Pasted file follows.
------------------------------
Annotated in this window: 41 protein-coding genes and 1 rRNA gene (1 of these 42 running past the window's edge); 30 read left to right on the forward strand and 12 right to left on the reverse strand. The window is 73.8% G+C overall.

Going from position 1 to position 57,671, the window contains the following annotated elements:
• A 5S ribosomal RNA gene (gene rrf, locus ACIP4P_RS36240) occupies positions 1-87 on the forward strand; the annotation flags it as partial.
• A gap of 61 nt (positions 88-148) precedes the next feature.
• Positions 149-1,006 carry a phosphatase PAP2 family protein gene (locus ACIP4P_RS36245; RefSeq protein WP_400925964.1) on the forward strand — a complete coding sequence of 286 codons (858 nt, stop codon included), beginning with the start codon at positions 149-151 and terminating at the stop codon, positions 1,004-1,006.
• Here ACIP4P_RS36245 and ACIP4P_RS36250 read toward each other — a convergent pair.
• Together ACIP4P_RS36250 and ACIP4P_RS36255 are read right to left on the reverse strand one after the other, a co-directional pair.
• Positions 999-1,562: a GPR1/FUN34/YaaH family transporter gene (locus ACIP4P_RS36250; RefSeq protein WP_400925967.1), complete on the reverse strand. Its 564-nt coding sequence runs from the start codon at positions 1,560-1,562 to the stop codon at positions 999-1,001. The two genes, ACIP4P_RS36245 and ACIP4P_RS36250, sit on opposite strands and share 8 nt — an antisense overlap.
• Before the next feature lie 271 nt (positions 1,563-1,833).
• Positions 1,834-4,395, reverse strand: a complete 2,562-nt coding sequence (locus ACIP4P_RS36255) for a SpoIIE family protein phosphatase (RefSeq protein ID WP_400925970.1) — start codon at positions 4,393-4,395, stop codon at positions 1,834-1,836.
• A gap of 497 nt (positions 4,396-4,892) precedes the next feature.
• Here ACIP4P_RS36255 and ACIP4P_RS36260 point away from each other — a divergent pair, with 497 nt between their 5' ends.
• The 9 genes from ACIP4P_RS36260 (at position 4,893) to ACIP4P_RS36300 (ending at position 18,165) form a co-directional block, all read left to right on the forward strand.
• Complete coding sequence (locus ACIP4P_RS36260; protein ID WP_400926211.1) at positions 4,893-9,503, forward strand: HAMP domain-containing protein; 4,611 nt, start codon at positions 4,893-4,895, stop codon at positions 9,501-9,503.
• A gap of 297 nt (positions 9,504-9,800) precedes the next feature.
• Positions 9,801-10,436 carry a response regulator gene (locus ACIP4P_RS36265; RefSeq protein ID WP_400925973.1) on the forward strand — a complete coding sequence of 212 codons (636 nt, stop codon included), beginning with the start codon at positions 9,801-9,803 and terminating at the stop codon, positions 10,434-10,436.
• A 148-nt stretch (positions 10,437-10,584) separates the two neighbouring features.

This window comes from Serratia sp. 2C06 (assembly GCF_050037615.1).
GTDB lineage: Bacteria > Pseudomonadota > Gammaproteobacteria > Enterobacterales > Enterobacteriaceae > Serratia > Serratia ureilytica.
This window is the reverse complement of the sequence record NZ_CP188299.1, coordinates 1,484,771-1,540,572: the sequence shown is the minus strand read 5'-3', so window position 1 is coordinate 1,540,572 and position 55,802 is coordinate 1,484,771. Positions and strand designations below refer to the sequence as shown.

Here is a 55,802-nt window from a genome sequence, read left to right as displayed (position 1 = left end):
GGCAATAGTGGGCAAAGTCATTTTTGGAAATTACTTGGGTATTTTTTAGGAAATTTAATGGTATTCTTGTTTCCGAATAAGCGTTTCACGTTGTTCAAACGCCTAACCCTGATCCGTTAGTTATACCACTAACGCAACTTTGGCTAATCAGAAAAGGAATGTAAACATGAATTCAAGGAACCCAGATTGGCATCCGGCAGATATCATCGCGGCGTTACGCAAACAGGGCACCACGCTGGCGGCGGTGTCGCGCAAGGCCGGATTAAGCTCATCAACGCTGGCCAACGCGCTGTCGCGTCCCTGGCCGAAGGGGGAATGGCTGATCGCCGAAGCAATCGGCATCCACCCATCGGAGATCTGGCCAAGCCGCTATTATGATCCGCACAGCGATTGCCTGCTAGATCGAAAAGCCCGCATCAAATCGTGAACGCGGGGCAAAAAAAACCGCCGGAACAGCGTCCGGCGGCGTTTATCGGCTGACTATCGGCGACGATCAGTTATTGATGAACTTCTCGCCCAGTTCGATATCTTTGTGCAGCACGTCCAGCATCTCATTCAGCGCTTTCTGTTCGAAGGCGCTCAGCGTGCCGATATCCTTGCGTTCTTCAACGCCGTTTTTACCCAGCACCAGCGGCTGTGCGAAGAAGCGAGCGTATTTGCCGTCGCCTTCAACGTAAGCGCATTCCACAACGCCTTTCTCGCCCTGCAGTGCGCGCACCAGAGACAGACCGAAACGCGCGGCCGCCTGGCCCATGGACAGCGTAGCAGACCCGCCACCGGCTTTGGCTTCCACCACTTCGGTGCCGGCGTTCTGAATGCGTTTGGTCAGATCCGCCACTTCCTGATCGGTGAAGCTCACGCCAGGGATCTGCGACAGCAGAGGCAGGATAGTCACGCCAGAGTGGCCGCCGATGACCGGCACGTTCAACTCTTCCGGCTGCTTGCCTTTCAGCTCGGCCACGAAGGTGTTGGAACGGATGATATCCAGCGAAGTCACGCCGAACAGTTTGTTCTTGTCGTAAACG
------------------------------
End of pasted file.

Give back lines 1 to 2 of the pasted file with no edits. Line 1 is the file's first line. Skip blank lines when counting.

Annotated in this window: 41 protein-coding genes and 1 rRNA gene (1 of these 42 running past the window's edge); 30 read left to right on the forward strand and 12 right to left on the reverse strand. The window is 73.8% G+C overall.

Going from position 1 to position 57,671, the window contains the following annotated elements: